It's official. The Catholic Knight is retired.  I'm hanging up the helmet and passing the torch. There will be no more articles, no more commentaries, no more calls to action. THIS BLOG IS CLOSED. I've spent a very long time thinking about this, I believe the time has come, and is a bit overdue.  I want to thank my readers for everything, but most especially for your encouragement and your willingness to go out there and fight the good fight. So, that being the case, I've spend the last several weeks looking for bloggers who are fairly active, and best represent something akin to the way I think and what I believe.  I recommend the following blogs for my readers to bookmark and check on regularly. Pick one as your favourite, or pick them all. They are all great..... In His Majesty's Service, THE CATHOLIC KNIGHT

Tuesday, January 25, 2011

The Catholic Church Is ISRAEL

Watch this primer on Judaism by Michael Voris, then read The Catholic Knight's article below.

The Conversion of St. Paul
on the Road to Damascus
THE CATHOLIC KNIGHT: Today (January 25) is the Feast of the Conversion of Saint Paul. It's generally not one of the major feasts we look forward to in the Church, but it is nevertheless a very important commemoration, and it's one that is extremely applicable to our time. You see, one of the biggest problems in Christianity today is a fundamental lack of understanding of what the Church really is. By "Church" I mean the "Catholic Church" directly, and those who are tied to the Catholic Church through baptism indirectly.

First, let me clarify that last sentence. The Catechism of the Catholic Church explicitly teaches that those who are baptized according to the Trinitarian formula, that is in the name of the Father, Son and Holy Spirit, have effectively received an authentic Catholic baptism, even if the baptism was not performed by a Catholic priest or deacon. "Baptism constitutes the foundation of communion among all Christians, including those who are not yet in full communion with the Catholic Church: 'For men who believe in Christ and have been properly baptized are put in some, though imperfect, communion with the Catholic Church. Justified by faith in Baptism, [they] are incorporated into Christ; they therefore have a right to be called Christians, and with good reason are accepted as brothers by the children of the Catholic Church.' 'Baptism therefore constitutes the sacramental bond of unity existing among all who through it are reborn.'" - (Catechism of the Catholic Church, 1271)  So what does that mean? It means that virtually every Protestant has received an authentic baptism recognized by the Catholic Church! It means that virtually every Protestant is in a similar situation to a Catholic who was baptized in the Church, but walked away from the Church before receiving confirmation and holy Eucharist. It means that virtually all Protestants (Evangelicals, Baptists, Methodists, Lutherans, etc.) effectively have one foot in the door of the Catholic Church, by virtue of their Trinitarian baptism alone. Their communion with Rome does exist, by virtue of our common baptism, but that communion is imperfect and impaired. In addition to that, there are also the Eastern Orthodox Christians, who's sacraments Rome recognizes entirely, who are only separated from Rome simply by canonical issues that can be remedied when the time comes. So when I say the "Church" I am speaking primarily of the Catholic Church directly, and other Christians united to her in baptism indirectly.  The Catholic Church can be compared to a great ship with many small rafts tethered to it.  There is only one ship, which is the "bark of Peter," but many small rafts tethered to her.  The rafts contain groups of Christians, who for whatever reason, are not in full unity with Rome, and the tethered ropes are like the common bond of baptism that unites us.  Now that I've defined things a bit, let's move on to the topic at hand...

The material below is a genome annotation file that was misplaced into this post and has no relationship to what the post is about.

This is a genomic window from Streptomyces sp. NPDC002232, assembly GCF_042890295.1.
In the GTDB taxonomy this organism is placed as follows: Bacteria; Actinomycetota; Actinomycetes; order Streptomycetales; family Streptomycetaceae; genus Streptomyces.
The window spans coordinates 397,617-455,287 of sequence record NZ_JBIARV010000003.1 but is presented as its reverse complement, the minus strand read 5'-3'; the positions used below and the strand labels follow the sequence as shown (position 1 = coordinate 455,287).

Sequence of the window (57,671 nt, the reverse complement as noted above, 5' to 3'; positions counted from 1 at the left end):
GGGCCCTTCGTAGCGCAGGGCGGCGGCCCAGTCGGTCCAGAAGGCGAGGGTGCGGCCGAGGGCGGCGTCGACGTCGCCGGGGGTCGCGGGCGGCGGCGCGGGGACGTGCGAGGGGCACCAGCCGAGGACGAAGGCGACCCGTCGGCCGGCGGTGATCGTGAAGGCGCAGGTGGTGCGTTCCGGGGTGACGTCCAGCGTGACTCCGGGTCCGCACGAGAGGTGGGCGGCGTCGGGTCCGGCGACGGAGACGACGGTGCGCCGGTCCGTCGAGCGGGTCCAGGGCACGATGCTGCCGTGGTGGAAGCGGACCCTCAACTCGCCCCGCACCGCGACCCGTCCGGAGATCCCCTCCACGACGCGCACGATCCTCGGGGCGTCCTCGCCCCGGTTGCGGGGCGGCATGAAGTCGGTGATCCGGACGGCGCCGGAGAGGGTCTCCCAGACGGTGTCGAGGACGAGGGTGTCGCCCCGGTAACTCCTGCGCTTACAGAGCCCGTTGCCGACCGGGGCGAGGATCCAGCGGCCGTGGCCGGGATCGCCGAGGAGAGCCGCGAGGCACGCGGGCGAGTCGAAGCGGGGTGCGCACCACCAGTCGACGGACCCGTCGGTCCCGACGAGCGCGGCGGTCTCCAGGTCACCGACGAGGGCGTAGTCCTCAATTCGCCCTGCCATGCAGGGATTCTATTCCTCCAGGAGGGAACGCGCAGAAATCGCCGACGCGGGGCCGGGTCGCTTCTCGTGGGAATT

The Catholic Church is Israel.

I hope that last sentence stands out for you. Here is the scripture reference to back it up. "For in Christ Jesus neither circumcision availeth any thing, nor uncircumcision, but a new creature. And whosoever shall follow this rule, peace on them, and mercy, and upon the Israel of God." - (Galatians 6:15-16)  Here St. Paul tells his readers that in Christ neither circumcision (Jewish law) nor uncircumcision (Gentile custom) matters. What matters are those who follow the gospel, and those who follow the gospel are the "Israel of God." It is absolutely essential that Christians (not just Catholics) fully understand this. We, the Church, are the "Israel of God." We are Israel. We are the spiritual remnant of ancient Israel, expanded and multiplied, to encompass the whole world. This was (and is) God's plan of salvation. It has not changed. For in the Church, it matters not whether you are Jew or Gentile. What matters is that you are in full-communion with that one Jew who unites us together. I'm speaking of the Jewish rabbi who is both Messiah and King - Jesus of Nazareth.  "In fact, from the beginning of his ministry, the Lord Jesus instituted the Twelve as 'the seeds of the new Israel and the beginning of the sacred hierarchy.'"  - (Catechism of the Catholic Church, 877)